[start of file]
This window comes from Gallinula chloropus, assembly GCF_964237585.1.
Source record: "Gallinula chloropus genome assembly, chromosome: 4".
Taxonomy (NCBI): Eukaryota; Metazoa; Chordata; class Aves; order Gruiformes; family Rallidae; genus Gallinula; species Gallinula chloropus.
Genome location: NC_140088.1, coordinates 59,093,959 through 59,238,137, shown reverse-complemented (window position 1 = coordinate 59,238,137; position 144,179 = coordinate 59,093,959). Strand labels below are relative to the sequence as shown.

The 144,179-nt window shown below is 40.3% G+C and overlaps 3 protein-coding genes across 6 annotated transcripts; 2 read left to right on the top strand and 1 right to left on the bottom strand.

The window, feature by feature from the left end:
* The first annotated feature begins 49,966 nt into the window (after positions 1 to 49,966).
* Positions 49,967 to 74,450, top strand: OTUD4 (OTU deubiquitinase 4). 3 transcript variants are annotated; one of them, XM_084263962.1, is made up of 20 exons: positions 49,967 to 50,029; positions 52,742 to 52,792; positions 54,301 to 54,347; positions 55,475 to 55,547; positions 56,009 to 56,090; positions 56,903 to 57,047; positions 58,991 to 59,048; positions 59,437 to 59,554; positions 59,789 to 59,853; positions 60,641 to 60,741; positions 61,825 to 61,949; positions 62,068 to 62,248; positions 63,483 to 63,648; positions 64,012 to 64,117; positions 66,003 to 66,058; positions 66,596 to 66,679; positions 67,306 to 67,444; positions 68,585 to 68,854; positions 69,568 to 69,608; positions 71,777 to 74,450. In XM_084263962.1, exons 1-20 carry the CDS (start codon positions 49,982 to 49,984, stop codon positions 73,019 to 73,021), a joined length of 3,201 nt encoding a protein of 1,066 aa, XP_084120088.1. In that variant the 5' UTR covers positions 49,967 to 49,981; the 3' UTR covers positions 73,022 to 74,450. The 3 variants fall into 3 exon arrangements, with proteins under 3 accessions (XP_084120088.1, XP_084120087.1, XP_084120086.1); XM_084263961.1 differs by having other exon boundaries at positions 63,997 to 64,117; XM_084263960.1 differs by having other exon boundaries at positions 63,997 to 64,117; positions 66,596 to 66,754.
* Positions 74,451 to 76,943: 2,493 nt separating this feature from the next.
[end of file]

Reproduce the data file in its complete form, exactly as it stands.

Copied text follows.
This window comes from Gallinula chloropus, assembly GCF_964237585.1.
Source record: "Gallinula chloropus genome assembly, chromosome: 4".
Taxonomy (NCBI): Eukaryota; Metazoa; Chordata; class Aves; order Gruiformes; family Rallidae; genus Gallinula; species Gallinula chloropus.
Genome location: NC_140088.1, coordinates 59,093,959 through 59,238,137, shown reverse-complemented (window position 1 = coordinate 59,238,137; position 144,179 = coordinate 59,093,959). Strand labels below are relative to the sequence as shown.

The 144,179-nt window shown below is 40.3% G+C and overlaps 3 protein-coding genes across 6 annotated transcripts; 2 read left to right on the top strand and 1 right to left on the bottom strand.

The window, feature by feature from the left end:
* The first annotated feature begins 49,966 nt into the window (after positions 1 to 49,966).
* Positions 49,967 to 74,450, top strand: OTUD4 (OTU deubiquitinase 4). 3 transcript variants are annotated; one of them, XM_084263962.1, is made up of 20 exons: positions 49,967 to 50,029; positions 52,742 to 52,792; positions 54,301 to 54,347; positions 55,475 to 55,547; positions 56,009 to 56,090; positions 56,903 to 57,047; positions 58,991 to 59,048; positions 59,437 to 59,554; positions 59,789 to 59,853; positions 60,641 to 60,741; positions 61,825 to 61,949; positions 62,068 to 62,248; positions 63,483 to 63,648; positions 64,012 to 64,117; positions 66,003 to 66,058; positions 66,596 to 66,679; positions 67,306 to 67,444; positions 68,585 to 68,854; positions 69,568 to 69,608; positions 71,777 to 74,450. In XM_084263962.1, exons 1-20 carry the CDS (start codon positions 49,982 to 49,984, stop codon positions 73,019 to 73,021), a joined length of 3,201 nt encoding a protein of 1,066 aa, XP_084120088.1. In that variant the 5' UTR covers positions 49,967 to 49,981; the 3' UTR covers positions 73,022 to 74,450. The 3 variants fall into 3 exon arrangements, with proteins under 3 accessions (XP_084120088.1, XP_084120087.1, XP_084120086.1); XM_084263961.1 differs by having other exon boundaries at positions 63,997 to 64,117; XM_084263960.1 differs by having other exon boundaries at positions 63,997 to 64,117; positions 66,596 to 66,754.
* Positions 74,451 to 76,943: 2,493 nt separating this feature from the next.